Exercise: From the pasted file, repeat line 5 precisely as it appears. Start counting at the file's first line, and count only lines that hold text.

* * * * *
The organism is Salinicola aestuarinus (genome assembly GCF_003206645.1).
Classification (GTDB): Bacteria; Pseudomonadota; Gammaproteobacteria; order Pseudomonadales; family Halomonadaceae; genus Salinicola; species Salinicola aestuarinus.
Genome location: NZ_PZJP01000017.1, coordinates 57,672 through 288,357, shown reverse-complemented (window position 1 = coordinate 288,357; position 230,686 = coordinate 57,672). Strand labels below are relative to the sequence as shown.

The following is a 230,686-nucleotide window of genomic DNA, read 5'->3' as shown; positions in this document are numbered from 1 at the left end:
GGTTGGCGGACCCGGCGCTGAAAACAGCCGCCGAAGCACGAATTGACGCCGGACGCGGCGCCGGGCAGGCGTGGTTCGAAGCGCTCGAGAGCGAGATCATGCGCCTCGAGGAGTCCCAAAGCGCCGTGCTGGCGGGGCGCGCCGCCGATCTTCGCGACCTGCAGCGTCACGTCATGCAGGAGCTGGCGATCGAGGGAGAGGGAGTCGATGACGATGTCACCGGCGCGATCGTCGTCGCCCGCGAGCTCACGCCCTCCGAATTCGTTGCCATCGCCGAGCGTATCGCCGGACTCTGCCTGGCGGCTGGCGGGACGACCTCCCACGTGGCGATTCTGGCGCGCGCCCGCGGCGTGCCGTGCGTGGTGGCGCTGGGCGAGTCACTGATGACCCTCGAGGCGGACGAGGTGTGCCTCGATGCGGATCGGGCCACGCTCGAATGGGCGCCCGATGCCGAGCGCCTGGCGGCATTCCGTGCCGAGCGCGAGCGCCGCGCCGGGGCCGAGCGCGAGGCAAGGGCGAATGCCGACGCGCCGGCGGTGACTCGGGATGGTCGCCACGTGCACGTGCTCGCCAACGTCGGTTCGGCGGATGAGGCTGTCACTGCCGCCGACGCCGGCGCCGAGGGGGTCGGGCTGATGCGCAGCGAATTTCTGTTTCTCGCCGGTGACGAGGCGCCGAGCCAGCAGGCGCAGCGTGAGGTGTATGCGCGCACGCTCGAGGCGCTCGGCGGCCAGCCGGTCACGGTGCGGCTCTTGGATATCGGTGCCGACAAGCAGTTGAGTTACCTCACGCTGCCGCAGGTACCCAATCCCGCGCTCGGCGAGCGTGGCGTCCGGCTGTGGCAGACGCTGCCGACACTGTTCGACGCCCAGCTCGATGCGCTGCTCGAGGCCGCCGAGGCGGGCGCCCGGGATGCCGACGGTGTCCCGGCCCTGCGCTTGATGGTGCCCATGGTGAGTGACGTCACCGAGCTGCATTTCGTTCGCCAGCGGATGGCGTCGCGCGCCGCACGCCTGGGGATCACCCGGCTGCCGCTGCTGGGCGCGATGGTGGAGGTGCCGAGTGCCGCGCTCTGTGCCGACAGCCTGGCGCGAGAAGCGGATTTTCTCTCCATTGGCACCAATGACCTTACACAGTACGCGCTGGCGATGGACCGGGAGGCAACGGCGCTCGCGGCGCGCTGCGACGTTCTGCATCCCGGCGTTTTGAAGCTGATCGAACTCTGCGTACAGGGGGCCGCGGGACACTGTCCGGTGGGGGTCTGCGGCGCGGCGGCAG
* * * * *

GGTTGGCGGACCCGGCGCTGAAAACAGCCGCCGAAGCACGAATTGACGCCGGACGCGGCGCCGGGCAGGCGTGGTTCGAAGCGCTCGAGAGCGAGATCATGCGCCTCGAGGAGTCCCAAAGCGCCGTGCTGGCGGGGCGCGCCGCCGATCTTCGCGACCTGCAGCGTCACGTCATGCAGGAGCTGGCGATCGAGGGAGAGGGAGTCGATGACGATGTCACCGGCGCGATCGTCGTCGCCCGCGAGCTCACGCCCTCCGAATTCGTTGCCATCGCCGAGCGTATCGCCGGACTCTGCCTGGCGGCTGGCGGGACGACCTCCCACGTGGCGATTCTGGCGCGCGCCCGCGGCGTGCCGTGCGTGGTGGCGCTGGGCGAGTCACTGATGACCCTCGAGGCGGACGAGGTGTGCCTCGATGCGGATCGGGCCACGCTCGAATGGGCGCCCGATGCCGAGCGCCTGGCGGCATTCCGTGCCGAGCGCGAGCGCCGCGCCGGGGCCGAGCGCGAGGCAAGGGCGAATGCCGACGCGCCGGCGGTGACTCGGGATGGTCGCCACGTGCACGTGCTCGCCAACGTCGGTTCGGCGGATGAGGCTGTCACTGCCGCCGACGCCGGCGCCGAGGGGGTCGGGCTGATGCGCAGCGAATTTCTGTTTCTCGCCGGTGACGAGGCGCCGAGCCAGCAGGCGCAGCGTGAGGTGTATGCGCGCACGCTCGAGGCGCTCGGCGGCCAGCCGGTCACGGTGCGGCTCTTGGATATCGGTGCCGACAAGCAGTTGAGTTACCTCACGCTGCCGCAGGTACCCAATCCCGCGCTCGGCGAGCGTGGCGTCCGGCTGTGGCAGACGCTGCCGACACTGTTCGACGCCCAGCTCGATGCGCTGCTCGAGGCCGCCGAGGCGGGCGCCCGGGATGCCGACGGTGTCCCGGCCCTGCGCTTGATGGTGCCCATGGTGAGTGACGTCACCGAGCTGCATTTCGTTCGCCAGCGGATGGCGTCGCGCGCCGCACGCCTGGGGATCACCCGGCTGCCGCTGCTGGGCGCGATGGTGGAGGTGCCGAGTGCCGCGCTCTGTGCCGACAGCCTGGCGCGAGAAGCGGATTTTCTCTCCATTGGCACCAATGACCTTACACAGTACGCGCTGGCGATGGACCGGGAGGCAACGGCGCTCGCGGCGCGCTGCGACGTTCTGCATCCCGGCGTTTTGAAGCTGATCGAACTCTGCGTACAGGGGGCCGCGGGACACTGTCCGGTGGGGGTCTGCGGCGCGGCGGCAG